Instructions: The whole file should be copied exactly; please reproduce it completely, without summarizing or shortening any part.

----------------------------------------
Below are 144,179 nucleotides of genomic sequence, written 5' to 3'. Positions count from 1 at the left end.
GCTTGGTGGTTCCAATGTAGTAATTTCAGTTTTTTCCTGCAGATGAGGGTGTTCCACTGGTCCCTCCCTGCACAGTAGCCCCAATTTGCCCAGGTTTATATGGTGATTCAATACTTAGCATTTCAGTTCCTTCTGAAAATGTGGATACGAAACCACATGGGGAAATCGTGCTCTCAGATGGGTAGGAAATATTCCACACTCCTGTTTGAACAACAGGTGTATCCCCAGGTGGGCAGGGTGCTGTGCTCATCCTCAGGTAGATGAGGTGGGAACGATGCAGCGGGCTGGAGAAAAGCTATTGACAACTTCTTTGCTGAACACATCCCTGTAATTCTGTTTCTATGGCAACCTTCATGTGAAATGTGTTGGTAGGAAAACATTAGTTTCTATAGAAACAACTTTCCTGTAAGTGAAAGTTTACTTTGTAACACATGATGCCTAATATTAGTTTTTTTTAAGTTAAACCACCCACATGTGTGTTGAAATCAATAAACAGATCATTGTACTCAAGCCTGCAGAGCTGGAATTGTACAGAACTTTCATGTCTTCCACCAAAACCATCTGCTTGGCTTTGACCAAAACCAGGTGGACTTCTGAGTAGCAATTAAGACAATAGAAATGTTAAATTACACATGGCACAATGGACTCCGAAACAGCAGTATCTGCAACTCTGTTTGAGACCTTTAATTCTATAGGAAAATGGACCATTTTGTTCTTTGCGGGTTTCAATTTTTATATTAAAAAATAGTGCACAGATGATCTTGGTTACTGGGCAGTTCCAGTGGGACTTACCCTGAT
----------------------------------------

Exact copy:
Below are 144,179 nucleotides of genomic sequence, written 5' to 3'. Positions count from 1 at the left end.
GCTTGGTGGTTCCAATGTAGTAATTTCAGTTTTTTCCTGCAGATGAGGGTGTTCCACTGGTCCCTCCCTGCACAGTAGCCCCAATTTGCCCAGGTTTATATGGTGATTCAATACTTAGCATTTCAGTTCCTTCTGAAAATGTGGATACGAAACCACATGGGGAAATCGTGCTCTCAGATGGGTAGGAAATATTCCACACTCCTGTTTGAACAACAGGTGTATCCCCAGGTGGGCAGGGTGCTGTGCTCATCCTCAGGTAGATGAGGTGGGAACGATGCAGCGGGCTGGAGAAAAGCTATTGACAACTTCTTTGCTGAACACATCCCTGTAATTCTGTTTCTATGGCAACCTTCATGTGAAATGTGTTGGTAGGAAAACATTAGTTTCTATAGAAACAACTTTCCTGTAAGTGAAAGTTTACTTTGTAACACATGATGCCTAATATTAGTTTTTTTTAAGTTAAACCACCCACATGTGTGTTGAAATCAATAAACAGATCATTGTACTCAAGCCTGCAGAGCTGGAATTGTACAGAACTTTCATGTCTTCCACCAAAACCATCTGCTTGGCTTTGACCAAAACCAGGTGGACTTCTGAGTAGCAATTAAGACAATAGAAATGTTAAATTACACATGGCACAATGGACTCCGAAACAGCAGTATCTGCAACTCTGTTTGAGACCTTTAATTCTATAGGAAAATGGACCATTTTGTTCTTTGCGGGTTTCAATTTTTATATTAAAAAATAGTGCACAGATGATCTTGGTTACTGGGCAGTTCCAGTGGGACTTACCCTGAT